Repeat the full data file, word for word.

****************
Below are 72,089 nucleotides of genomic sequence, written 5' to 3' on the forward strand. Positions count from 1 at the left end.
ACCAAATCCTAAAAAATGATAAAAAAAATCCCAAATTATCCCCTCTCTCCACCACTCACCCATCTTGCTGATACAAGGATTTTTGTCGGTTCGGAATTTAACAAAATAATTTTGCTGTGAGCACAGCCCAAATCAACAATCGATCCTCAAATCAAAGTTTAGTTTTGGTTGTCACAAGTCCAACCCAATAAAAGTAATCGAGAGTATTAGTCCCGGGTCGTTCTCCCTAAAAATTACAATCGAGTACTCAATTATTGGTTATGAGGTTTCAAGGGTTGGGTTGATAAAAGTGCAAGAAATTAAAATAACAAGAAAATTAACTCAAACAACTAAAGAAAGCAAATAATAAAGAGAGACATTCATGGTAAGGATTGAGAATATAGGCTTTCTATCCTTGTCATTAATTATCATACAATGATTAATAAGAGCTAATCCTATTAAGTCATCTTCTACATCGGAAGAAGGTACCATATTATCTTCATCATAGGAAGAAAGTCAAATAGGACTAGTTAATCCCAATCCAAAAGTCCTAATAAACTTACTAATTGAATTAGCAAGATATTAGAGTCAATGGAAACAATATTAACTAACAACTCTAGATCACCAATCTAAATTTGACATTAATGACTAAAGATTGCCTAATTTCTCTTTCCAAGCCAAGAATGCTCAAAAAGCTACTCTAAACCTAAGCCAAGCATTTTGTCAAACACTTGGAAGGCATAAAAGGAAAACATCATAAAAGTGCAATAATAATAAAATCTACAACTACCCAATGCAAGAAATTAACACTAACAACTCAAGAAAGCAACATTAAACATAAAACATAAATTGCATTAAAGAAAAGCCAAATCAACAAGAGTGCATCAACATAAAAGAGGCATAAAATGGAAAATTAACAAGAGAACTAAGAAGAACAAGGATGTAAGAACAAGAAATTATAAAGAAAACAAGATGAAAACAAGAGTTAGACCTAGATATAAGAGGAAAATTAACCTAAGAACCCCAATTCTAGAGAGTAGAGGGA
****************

Below are 72,089 nucleotides of genomic sequence, written 5' to 3' on the forward strand. Positions count from 1 at the left end.
ACCAAATCCTAAAAAATGATAAAAAAAATCCCAAATTATCCCCTCTCTCCACCACTCACCCATCTTGCTGATACAAGGATTTTTGTCGGTTCGGAATTTAACAAAATAATTTTGCTGTGAGCACAGCCCAAATCAACAATCGATCCTCAAATCAAAGTTTAGTTTTGGTTGTCACAAGTCCAACCCAATAAAAGTAATCGAGAGTATTAGTCCCGGGTCGTTCTCCCTAAAAATTACAATCGAGTACTCAATTATTGGTTATGAGGTTTCAAGGGTTGGGTTGATAAAAGTGCAAGAAATTAAAATAACAAGAAAATTAACTCAAACAACTAAAGAAAGCAAATAATAAAGAGAGACATTCATGGTAAGGATTGAGAATATAGGCTTTCTATCCTTGTCATTAATTATCATACAATGATTAATAAGAGCTAATCCTATTAAGTCATCTTCTACATCGGAAGAAGGTACCATATTATCTTCATCATAGGAAGAAAGTCAAATAGGACTAGTTAATCCCAATCCAAAAGTCCTAATAAACTTACTAATTGAATTAGCAAGATATTAGAGTCAATGGAAACAATATTAACTAACAACTCTAGATCACCAATCTAAATTTGACATTAATGACTAAAGATTGCCTAATTTCTCTTTCCAAGCCAAGAATGCTCAAAAAGCTACTCTAAACCTAAGCCAAGCATTTTGTCAAACACTTGGAAGGCATAAAAGGAAAACATCATAAAAGTGCAATAATAATAAAATCTACAACTACCCAATGCAAGAAATTAACACTAACAACTCAAGAAAGCAACATTAAACATAAAACATAAATTGCATTAAAGAAAAGCCAAATCAACAAGAGTGCATCAACATAAAAGAGGCATAAAATGGAAAATTAACAAGAGAACTAAGAAGAACAAGGATGTAAGAACAAGAAATTATAAAGAAAACAAGATGAAAACAAGAGTTAGACCTAGATATAAGAGGAAAATTAACCTAAGAACCCCAATTCTAGAGAGTAGAGGGA